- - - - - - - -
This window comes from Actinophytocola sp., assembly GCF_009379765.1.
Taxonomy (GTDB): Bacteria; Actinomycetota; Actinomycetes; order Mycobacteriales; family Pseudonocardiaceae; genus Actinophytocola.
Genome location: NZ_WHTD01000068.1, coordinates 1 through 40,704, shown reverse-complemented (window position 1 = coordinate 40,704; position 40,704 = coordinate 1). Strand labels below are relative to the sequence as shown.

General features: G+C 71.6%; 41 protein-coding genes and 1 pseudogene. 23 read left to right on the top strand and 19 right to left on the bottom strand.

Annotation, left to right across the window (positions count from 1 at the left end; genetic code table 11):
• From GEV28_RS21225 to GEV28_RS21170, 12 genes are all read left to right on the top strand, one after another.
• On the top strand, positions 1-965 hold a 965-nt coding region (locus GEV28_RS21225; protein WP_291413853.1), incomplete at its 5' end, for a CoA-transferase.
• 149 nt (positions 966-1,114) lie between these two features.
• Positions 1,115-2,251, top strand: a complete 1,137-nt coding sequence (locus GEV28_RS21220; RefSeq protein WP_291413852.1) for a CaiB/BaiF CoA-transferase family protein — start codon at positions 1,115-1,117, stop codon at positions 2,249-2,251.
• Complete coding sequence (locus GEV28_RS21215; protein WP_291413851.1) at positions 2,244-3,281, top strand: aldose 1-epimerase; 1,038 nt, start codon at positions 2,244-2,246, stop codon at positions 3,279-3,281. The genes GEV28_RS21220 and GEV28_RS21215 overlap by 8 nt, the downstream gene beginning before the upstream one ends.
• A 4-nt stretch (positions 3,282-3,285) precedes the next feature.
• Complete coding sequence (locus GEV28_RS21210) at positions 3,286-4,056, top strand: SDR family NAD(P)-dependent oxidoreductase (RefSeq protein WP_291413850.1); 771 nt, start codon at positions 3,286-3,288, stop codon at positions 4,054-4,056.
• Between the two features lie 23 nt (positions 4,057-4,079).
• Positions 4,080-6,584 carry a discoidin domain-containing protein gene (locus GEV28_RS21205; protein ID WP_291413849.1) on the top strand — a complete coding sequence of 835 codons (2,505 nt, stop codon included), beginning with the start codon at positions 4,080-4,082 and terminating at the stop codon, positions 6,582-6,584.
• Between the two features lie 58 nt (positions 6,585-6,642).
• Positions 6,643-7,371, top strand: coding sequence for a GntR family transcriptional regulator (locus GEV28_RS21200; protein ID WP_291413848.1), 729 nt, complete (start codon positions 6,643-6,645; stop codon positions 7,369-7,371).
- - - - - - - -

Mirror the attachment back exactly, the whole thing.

This window comes from Actinophytocola sp., assembly GCF_009379765.1.
Taxonomy (GTDB): Bacteria; Actinomycetota; Actinomycetes; order Mycobacteriales; family Pseudonocardiaceae; genus Actinophytocola.
Genome location: NZ_WHTD01000068.1, coordinates 1 through 40,704, shown reverse-complemented (window position 1 = coordinate 40,704; position 40,704 = coordinate 1). Strand labels below are relative to the sequence as shown.

General features: G+C 71.6%; 41 protein-coding genes and 1 pseudogene. 23 read left to right on the top strand and 19 right to left on the bottom strand.

Annotation, left to right across the window (positions count from 1 at the left end; genetic code table 11):
• From GEV28_RS21225 to GEV28_RS21170, 12 genes are all read left to right on the top strand, one after another.
• On the top strand, positions 1-965 hold a 965-nt coding region (locus GEV28_RS21225; protein WP_291413853.1), incomplete at its 5' end, for a CoA-transferase.
• 149 nt (positions 966-1,114) lie between these two features.
• Positions 1,115-2,251, top strand: a complete 1,137-nt coding sequence (locus GEV28_RS21220; RefSeq protein WP_291413852.1) for a CaiB/BaiF CoA-transferase family protein — start codon at positions 1,115-1,117, stop codon at positions 2,249-2,251.
• Complete coding sequence (locus GEV28_RS21215; protein WP_291413851.1) at positions 2,244-3,281, top strand: aldose 1-epimerase; 1,038 nt, start codon at positions 2,244-2,246, stop codon at positions 3,279-3,281. The genes GEV28_RS21220 and GEV28_RS21215 overlap by 8 nt, the downstream gene beginning before the upstream one ends.
• A 4-nt stretch (positions 3,282-3,285) precedes the next feature.
• Complete coding sequence (locus GEV28_RS21210) at positions 3,286-4,056, top strand: SDR family NAD(P)-dependent oxidoreductase (RefSeq protein WP_291413850.1); 771 nt, start codon at positions 3,286-3,288, stop codon at positions 4,054-4,056.
• Between the two features lie 23 nt (positions 4,057-4,079).
• Positions 4,080-6,584 carry a discoidin domain-containing protein gene (locus GEV28_RS21205; protein ID WP_291413849.1) on the top strand — a complete coding sequence of 835 codons (2,505 nt, stop codon included), beginning with the start codon at positions 4,080-4,082 and terminating at the stop codon, positions 6,582-6,584.
• Between the two features lie 58 nt (positions 6,585-6,642).
• Positions 6,643-7,371, top strand: coding sequence for a GntR family transcriptional regulator (locus GEV28_RS21200; protein ID WP_291413848.1), 729 nt, complete (start codon positions 6,643-6,645; stop codon positions 7,369-7,371).